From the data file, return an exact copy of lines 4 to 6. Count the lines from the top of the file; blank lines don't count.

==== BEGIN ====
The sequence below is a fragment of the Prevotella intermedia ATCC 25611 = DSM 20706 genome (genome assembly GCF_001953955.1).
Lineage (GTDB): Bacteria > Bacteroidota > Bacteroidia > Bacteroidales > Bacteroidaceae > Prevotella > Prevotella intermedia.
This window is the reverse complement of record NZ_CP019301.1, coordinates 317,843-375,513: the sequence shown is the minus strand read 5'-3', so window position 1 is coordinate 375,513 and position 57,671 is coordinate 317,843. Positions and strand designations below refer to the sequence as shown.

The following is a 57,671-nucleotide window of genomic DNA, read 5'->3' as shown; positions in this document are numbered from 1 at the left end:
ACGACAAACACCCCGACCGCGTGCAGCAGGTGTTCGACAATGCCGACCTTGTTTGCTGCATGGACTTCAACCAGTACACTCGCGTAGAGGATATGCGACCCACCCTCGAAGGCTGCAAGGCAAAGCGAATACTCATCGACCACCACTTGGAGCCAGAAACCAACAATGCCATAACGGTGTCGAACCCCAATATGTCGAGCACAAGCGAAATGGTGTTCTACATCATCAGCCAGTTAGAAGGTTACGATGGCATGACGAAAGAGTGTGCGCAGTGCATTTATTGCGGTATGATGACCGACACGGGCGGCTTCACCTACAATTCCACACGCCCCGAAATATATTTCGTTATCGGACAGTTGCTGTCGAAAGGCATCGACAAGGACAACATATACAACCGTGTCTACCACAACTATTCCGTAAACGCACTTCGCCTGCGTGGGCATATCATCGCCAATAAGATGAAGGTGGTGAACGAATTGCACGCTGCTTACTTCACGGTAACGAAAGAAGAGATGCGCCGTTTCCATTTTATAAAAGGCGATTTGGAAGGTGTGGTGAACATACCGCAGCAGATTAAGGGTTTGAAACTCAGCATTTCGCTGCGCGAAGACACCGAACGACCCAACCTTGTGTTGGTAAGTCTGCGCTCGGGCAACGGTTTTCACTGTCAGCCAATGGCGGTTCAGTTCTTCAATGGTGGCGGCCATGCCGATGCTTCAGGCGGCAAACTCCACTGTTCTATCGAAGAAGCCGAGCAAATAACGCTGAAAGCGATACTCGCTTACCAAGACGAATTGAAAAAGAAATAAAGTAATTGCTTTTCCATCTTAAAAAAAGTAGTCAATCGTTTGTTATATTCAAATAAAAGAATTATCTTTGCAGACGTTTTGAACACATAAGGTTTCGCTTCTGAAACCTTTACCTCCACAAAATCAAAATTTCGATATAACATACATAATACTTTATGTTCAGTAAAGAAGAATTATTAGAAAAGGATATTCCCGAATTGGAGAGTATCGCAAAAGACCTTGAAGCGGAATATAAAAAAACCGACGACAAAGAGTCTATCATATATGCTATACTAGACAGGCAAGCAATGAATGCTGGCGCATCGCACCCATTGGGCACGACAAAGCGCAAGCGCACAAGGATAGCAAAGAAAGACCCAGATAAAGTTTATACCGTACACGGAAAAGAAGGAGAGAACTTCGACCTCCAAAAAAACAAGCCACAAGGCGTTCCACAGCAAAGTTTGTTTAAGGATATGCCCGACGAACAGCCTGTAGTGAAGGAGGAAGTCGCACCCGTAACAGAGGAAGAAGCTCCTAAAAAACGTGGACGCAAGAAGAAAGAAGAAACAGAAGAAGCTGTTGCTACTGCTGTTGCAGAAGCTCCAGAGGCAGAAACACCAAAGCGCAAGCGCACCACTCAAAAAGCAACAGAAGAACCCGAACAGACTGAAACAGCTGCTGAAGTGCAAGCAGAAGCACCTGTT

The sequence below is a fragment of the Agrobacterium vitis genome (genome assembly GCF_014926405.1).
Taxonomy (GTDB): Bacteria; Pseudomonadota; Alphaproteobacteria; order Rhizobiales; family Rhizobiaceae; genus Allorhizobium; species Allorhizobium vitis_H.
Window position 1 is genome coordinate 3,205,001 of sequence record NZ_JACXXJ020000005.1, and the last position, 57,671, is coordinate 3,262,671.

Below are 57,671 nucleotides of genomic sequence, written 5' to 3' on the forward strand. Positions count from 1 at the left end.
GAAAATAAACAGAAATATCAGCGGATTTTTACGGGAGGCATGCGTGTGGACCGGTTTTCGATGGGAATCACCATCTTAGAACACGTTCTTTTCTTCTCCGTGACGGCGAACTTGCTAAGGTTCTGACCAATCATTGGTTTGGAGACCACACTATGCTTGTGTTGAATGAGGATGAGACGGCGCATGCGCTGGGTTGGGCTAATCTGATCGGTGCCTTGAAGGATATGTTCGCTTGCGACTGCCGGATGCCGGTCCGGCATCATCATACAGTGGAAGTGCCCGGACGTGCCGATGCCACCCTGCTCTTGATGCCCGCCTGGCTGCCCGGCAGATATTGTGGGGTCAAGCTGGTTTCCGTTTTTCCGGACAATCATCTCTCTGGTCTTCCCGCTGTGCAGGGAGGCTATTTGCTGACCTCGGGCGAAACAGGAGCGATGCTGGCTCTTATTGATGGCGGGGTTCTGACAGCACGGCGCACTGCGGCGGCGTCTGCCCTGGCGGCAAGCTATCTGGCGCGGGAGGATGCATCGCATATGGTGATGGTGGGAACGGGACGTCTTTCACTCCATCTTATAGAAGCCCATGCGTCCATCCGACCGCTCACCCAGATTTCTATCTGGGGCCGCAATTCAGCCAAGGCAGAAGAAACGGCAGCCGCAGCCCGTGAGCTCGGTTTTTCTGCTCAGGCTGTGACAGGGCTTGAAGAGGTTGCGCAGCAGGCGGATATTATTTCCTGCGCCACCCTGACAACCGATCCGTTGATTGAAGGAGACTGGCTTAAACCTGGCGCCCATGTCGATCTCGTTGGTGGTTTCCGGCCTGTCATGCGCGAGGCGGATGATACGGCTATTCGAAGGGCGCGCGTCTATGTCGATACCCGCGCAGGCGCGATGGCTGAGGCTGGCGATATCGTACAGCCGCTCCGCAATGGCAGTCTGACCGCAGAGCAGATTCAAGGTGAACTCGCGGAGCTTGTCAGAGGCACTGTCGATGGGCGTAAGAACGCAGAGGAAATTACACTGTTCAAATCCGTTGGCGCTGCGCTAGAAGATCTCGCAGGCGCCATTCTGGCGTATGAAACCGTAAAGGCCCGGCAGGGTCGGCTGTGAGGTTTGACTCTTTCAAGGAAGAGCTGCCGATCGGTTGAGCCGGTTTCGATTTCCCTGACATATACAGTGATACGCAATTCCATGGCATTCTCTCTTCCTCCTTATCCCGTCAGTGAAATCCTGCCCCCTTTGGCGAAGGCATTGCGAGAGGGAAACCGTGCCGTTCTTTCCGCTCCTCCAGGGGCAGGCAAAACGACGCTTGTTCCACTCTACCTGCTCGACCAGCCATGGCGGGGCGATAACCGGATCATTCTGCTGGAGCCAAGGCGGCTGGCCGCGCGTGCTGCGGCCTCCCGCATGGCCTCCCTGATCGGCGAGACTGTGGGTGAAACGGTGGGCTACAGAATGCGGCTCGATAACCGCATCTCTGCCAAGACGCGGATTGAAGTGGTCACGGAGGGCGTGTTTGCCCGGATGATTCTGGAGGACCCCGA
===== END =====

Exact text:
The following is a 57,671-nucleotide window of genomic DNA, read 5'->3' as shown; positions in this document are numbered from 1 at the left end:
ACGACAAACACCCCGACCGCGTGCAGCAGGTGTTCGACAATGCCGACCTTGTTTGCTGCATGGACTTCAACCAGTACACTCGCGTAGAGGATATGCGACCCACCCTCGAAGGCTGCAAGGCAAAGCGAATACTCATCGACCACCACTTGGAGCCAGAAACCAACAATGCCATAACGGTGTCGAACCCCAATATGTCGAGCACAAGCGAAATGGTGTTCTACATCATCAGCCAGTTAGAAGGTTACGATGGCATGACGAAAGAGTGTGCGCAGTGCATTTATTGCGGTATGATGACCGACACGGGCGGCTTCACCTACAATTCCACACGCCCCGAAATATATTTCGTTATCGGACAGTTGCTGTCGAAAGGCATCGACAAGGACAACATATACAACCGTGTCTACCACAACTATTCCGTAAACGCACTTCGCCTGCGTGGGCATATCATCGCCAATAAGATGAAGGTGGTGAACGAATTGCACGCTGCTTACTTCACGGTAACGAAAGAAGAGATGCGCCGTTTCCATTTTATAAAAGGCGATTTGGAAGGTGTGGTGAACATACCGCAGCAGATTAAGGGTTTGAAACTCAGCATTTCGCTGCGCGAAGACACCGAACGACCCAACCTTGTGTTGGTAAGTCTGCGCTCGGGCAACGGTTTTCACTGTCAGCCAATGGCGGTTCAGTTCTTCAATGGTGGCGGCCATGCCGATGCTTCAGGCGGCAAACTCCACTGTTCTATCGAAGAAGCCGAGCAAATAACGCTGAAAGCGATACTCGCTTACCAAGACGAATTGAAAAAGAAATAAAGTAATTGCTTTTCCATCTTAAAAAAAGTAGTCAATCGTTTGTTATATTCAAATAAAAGAATTATCTTTGCAGACGTTTTGAACACATAAGGTTTCGCTTCTGAAACCTTTACCTCCACAAAATCAAAATTTCGATATAACATACATAATACTTTATGTTCAGTAAAGAAGAATTATTAGAAAAGGATATTCCCGAATTGGAGAGTATCGCAAAAGACCTTGAAGCGGAATATAAAAAAACCGACGACAAAGAGTCTATCATATATGCTATACTAGACAGGCAAGCAATGAATGCTGGCGCATCGCACCCATTGGGCACGACAAAGCGCAAGCGCACAAGGATAGCAAAGAAAGACCCAGATAAAGTTTATACCGTACACGGAAAAGAAGGAGAGAACTTCGACCTCCAAAAAAACAAGCCACAAGGCGTTCCACAGCAAAGTTTGTTTAAGGATATGCCCGACGAACAGCCTGTAGTGAAGGAGGAAGTCGCACCCGTAACAGAGGAAGAAGCTCCTAAAAAACGTGGACGCAAGAAGAAAGAAGAAACAGAAGAAGCTGTTGCTACTGCTGTTGCAGAAGCTCCAGAGGCAGAAACACCAAAGCGCAAGCGCACCACTCAAAAAGCAACAGAAGAACCCGAACAGACTGAAACAGCTGCTGAAGTGCAAGCAGAAGCACCTGTT

The sequence below is a fragment of the Agrobacterium vitis genome (genome assembly GCF_014926405.1).